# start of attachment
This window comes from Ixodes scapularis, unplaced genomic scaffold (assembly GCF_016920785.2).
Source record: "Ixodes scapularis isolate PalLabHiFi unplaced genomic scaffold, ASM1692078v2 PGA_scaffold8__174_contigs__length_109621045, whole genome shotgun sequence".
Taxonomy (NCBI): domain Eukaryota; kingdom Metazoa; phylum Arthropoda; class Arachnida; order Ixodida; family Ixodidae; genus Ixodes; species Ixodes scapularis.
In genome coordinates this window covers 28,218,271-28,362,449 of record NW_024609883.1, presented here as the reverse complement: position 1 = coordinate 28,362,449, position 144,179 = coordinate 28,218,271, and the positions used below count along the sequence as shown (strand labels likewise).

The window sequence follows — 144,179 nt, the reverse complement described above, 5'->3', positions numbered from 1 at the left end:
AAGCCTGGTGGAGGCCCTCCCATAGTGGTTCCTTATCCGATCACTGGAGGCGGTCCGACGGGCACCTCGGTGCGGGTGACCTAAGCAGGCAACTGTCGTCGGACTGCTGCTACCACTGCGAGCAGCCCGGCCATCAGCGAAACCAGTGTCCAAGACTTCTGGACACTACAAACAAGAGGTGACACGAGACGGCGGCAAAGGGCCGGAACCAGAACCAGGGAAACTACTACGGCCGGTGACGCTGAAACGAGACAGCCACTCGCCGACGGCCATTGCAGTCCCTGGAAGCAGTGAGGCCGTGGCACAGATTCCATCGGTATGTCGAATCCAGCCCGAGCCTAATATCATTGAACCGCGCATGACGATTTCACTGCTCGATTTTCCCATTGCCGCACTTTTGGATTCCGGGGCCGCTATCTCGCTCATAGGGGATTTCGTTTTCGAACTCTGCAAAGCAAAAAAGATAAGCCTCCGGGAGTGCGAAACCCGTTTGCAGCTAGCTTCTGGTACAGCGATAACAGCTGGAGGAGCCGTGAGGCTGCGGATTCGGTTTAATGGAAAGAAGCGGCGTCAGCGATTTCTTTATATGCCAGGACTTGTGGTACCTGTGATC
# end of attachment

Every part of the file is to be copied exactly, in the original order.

This window comes from Ixodes scapularis, unplaced genomic scaffold (assembly GCF_016920785.2).
Source record: "Ixodes scapularis isolate PalLabHiFi unplaced genomic scaffold, ASM1692078v2 PGA_scaffold8__174_contigs__length_109621045, whole genome shotgun sequence".
Taxonomy (NCBI): domain Eukaryota; kingdom Metazoa; phylum Arthropoda; class Arachnida; order Ixodida; family Ixodidae; genus Ixodes; species Ixodes scapularis.
In genome coordinates this window covers 28,218,271-28,362,449 of record NW_024609883.1, presented here as the reverse complement: position 1 = coordinate 28,362,449, position 144,179 = coordinate 28,218,271, and the positions used below count along the sequence as shown (strand labels likewise).

The window sequence follows — 144,179 nt, the reverse complement described above, 5'->3', positions numbered from 1 at the left end:
AAGCCTGGTGGAGGCCCTCCCATAGTGGTTCCTTATCCGATCACTGGAGGCGGTCCGACGGGCACCTCGGTGCGGGTGACCTAAGCAGGCAACTGTCGTCGGACTGCTGCTACCACTGCGAGCAGCCCGGCCATCAGCGAAACCAGTGTCCAAGACTTCTGGACACTACAAACAAGAGGTGACACGAGACGGCGGCAAAGGGCCGGAACCAGAACCAGGGAAACTACTACGGCCGGTGACGCTGAAACGAGACAGCCACTCGCCGACGGCCATTGCAGTCCCTGGAAGCAGTGAGGCCGTGGCACAGATTCCATCGGTATGTCGAATCCAGCCCGAGCCTAATATCATTGAACCGCGCATGACGATTTCACTGCTCGATTTTCCCATTGCCGCACTTTTGGATTCCGGGGCCGCTATCTCGCTCATAGGGGATTTCGTTTTCGAACTCTGCAAAGCAAAAAAGATAAGCCTCCGGGAGTGCGAAACCCGTTTGCAGCTAGCTTCTGGTACAGCGATAACAGCTGGAGGAGCCGTGAGGCTGCGGATTCGGTTTAATGGAAAGAAGCGGCGTCAGCGATTTCTTTATATGCCAGGACTTGTGGTACCTGTGATC